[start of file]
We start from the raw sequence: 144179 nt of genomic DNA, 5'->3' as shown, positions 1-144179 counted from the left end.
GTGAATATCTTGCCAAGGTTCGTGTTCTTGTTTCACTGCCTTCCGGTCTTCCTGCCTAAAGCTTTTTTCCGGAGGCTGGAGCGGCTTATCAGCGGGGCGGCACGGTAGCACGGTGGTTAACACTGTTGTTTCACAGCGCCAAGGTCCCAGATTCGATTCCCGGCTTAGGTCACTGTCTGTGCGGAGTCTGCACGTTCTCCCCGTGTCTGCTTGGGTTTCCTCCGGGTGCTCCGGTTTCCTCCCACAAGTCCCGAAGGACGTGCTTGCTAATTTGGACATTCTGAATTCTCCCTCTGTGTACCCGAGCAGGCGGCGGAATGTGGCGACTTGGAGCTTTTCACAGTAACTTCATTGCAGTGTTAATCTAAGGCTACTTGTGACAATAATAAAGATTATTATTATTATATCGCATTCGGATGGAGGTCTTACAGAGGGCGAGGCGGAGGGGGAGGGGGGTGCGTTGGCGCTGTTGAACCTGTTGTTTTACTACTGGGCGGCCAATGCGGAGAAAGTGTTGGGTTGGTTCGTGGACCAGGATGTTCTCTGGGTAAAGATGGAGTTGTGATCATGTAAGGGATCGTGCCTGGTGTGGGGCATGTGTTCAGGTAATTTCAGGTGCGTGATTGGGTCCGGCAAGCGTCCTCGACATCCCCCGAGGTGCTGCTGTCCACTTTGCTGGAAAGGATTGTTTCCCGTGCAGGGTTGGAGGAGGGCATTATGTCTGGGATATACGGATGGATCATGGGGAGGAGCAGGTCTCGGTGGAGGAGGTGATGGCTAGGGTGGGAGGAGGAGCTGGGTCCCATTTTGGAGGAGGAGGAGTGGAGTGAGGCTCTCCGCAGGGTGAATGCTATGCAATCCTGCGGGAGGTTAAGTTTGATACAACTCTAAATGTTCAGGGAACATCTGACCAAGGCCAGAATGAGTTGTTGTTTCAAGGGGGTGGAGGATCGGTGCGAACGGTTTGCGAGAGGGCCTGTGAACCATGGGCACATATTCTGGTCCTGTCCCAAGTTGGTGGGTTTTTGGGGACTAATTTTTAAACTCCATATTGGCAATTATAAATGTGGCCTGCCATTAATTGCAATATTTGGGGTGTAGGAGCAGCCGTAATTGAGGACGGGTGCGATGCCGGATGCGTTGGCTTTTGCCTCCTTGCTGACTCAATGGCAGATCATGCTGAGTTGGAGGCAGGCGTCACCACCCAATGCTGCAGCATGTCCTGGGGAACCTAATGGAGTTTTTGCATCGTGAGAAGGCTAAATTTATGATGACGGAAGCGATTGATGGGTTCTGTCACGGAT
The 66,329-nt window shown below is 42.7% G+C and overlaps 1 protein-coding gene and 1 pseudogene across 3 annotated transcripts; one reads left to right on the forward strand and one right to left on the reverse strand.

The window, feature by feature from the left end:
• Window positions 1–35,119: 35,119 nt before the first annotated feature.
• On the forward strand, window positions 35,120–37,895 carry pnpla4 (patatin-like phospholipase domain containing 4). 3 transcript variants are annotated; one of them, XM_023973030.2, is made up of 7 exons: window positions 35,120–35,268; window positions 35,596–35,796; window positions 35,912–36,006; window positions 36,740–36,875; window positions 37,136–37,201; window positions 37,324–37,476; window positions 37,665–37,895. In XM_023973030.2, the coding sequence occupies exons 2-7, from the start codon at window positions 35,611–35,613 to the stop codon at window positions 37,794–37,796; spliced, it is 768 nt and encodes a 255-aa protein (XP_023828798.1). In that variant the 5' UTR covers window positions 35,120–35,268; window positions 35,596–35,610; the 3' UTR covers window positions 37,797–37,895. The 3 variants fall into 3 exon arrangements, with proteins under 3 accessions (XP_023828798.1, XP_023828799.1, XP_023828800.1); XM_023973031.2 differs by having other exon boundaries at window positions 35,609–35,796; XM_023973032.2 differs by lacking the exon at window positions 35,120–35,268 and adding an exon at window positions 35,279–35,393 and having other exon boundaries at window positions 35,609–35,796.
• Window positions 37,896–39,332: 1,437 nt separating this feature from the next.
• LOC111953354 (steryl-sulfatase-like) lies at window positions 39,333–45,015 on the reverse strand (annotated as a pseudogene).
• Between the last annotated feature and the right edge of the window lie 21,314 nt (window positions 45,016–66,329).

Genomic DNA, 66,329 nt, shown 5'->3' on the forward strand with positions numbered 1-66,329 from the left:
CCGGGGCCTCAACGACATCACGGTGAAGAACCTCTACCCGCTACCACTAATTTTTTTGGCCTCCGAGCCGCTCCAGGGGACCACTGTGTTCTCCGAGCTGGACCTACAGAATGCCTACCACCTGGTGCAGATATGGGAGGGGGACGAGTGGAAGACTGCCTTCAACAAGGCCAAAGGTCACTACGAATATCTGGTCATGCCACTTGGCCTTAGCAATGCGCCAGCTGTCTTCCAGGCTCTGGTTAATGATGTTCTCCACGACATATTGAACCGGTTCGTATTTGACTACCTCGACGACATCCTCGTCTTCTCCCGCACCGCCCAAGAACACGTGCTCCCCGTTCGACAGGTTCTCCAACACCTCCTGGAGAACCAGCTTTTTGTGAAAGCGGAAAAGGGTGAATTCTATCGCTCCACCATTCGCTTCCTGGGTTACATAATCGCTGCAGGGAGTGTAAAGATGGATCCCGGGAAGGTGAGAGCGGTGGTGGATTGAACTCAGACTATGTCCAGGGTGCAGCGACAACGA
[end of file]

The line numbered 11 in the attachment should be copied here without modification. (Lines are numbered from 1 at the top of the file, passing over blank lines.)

CCGGGGCCTCAACGACATCACGGTGAAGAACCTCTACCCGCTACCACTAATTTTTTTGGCCTCCGAGCCGCTCCAGGGGACCACTGTGTTCTCCGAGCTGGACCTACAGAATGCCTACCACCTGGTGCAGATATGGGAGGGGGACGAGTGGAAGACTGCCTTCAACAAGGCCAAAGGTCACTACGAATATCTGGTCATGCCACTTGGCCTTAGCAATGCGCCAGCTGTCTTCCAGGCTCTGGTTAATGATGTTCTCCACGACATATTGAACCGGTTCGTATTTGACTACCTCGACGACATCCTCGTCTTCTCCCGCACCGCCCAAGAACACGTGCTCCCCGTTCGACAGGTTCTCCAACACCTCCTGGAGAACCAGCTTTTTGTGAAAGCGGAAAAGGGTGAATTCTATCGCTCCACCATTCGCTTCCTGGGTTACATAATCGCTGCAGGGAGTGTAAAGATGGATCCCGGGAAGGTGAGAGCGGTGGTGGATTGAACTCAGACTATGTCCAGGGTGCAGCGACAACGA